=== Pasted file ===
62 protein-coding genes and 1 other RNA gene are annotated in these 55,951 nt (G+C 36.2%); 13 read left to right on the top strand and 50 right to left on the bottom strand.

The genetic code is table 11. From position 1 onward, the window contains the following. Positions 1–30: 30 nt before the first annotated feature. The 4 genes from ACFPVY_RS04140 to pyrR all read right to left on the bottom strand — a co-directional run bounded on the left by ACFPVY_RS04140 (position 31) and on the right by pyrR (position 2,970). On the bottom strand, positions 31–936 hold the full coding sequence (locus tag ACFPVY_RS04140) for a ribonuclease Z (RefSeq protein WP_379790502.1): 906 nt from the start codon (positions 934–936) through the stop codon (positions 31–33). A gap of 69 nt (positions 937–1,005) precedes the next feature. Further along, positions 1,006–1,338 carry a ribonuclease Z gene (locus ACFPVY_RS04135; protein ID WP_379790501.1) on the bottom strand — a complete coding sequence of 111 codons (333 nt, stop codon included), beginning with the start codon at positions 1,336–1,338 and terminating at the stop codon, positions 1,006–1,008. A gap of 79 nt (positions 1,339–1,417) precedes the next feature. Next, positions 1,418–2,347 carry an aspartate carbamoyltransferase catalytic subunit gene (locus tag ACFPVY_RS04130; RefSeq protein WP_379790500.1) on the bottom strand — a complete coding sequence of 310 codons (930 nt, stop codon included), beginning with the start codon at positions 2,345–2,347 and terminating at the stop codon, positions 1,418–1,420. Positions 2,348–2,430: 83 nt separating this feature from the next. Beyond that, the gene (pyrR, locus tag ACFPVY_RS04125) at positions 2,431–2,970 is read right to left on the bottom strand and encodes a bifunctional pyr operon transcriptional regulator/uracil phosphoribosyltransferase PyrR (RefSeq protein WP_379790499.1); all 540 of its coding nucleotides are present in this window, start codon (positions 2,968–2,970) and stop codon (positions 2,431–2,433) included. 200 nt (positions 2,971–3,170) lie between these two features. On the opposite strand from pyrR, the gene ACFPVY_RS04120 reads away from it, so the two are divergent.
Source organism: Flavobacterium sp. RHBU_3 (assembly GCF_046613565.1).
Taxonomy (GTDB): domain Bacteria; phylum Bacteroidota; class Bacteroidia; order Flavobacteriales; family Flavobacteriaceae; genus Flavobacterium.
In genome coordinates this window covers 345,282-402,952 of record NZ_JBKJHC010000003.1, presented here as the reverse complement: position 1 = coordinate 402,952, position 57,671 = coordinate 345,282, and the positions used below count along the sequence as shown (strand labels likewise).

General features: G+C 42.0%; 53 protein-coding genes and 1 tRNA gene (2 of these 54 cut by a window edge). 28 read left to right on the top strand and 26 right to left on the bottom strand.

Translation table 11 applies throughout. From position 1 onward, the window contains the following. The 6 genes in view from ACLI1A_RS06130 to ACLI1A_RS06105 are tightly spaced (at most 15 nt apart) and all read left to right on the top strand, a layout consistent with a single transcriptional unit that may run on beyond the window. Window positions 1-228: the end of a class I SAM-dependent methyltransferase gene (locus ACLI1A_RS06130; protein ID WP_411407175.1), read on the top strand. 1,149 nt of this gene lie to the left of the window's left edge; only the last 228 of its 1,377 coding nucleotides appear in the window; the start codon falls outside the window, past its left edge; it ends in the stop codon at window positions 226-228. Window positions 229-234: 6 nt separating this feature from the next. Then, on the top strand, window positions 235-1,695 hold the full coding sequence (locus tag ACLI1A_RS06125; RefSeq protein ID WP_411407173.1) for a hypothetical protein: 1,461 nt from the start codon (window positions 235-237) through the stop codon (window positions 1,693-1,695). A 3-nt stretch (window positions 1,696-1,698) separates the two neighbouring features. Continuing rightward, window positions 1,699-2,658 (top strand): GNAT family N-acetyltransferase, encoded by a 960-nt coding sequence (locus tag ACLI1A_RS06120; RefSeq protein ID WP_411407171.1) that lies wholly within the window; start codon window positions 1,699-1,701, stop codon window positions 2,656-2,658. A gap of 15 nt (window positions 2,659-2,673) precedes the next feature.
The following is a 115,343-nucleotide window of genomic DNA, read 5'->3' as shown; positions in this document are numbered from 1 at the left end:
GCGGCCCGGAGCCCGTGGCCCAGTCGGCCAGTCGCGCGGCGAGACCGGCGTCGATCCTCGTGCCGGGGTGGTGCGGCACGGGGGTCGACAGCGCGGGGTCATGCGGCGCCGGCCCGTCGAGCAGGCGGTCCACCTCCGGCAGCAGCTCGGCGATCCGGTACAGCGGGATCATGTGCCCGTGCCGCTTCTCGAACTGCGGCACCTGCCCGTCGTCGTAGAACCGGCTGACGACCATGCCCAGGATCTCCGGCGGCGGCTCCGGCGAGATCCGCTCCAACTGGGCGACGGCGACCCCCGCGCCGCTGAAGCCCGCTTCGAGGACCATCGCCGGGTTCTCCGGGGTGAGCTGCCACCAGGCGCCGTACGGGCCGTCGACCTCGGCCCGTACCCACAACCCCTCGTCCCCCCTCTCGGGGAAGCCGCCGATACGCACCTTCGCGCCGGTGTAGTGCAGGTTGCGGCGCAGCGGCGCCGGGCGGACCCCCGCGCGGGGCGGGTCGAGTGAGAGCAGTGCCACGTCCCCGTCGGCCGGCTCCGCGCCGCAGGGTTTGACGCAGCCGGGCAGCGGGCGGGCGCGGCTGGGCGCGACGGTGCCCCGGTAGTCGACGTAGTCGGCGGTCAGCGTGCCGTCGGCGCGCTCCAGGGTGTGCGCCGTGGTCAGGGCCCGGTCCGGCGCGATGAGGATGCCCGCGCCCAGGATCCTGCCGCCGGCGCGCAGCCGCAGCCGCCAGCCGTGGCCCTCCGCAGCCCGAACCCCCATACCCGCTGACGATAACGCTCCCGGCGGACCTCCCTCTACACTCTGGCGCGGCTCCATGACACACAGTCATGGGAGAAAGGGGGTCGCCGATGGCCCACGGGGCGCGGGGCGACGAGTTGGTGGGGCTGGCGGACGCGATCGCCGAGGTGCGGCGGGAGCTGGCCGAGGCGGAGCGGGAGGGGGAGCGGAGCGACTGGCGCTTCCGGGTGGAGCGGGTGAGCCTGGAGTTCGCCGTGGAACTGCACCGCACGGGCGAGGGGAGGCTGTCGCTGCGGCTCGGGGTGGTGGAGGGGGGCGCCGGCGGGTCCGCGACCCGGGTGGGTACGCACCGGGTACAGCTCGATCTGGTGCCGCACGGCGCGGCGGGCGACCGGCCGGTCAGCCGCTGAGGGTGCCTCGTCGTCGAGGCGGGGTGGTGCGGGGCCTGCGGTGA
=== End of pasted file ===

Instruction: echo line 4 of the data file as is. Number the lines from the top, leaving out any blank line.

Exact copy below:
Taxonomy (GTDB): domain Bacteria; phylum Bacteroidota; class Bacteroidia; order Flavobacteriales; family Flavobacteriaceae; genus Flavobacterium.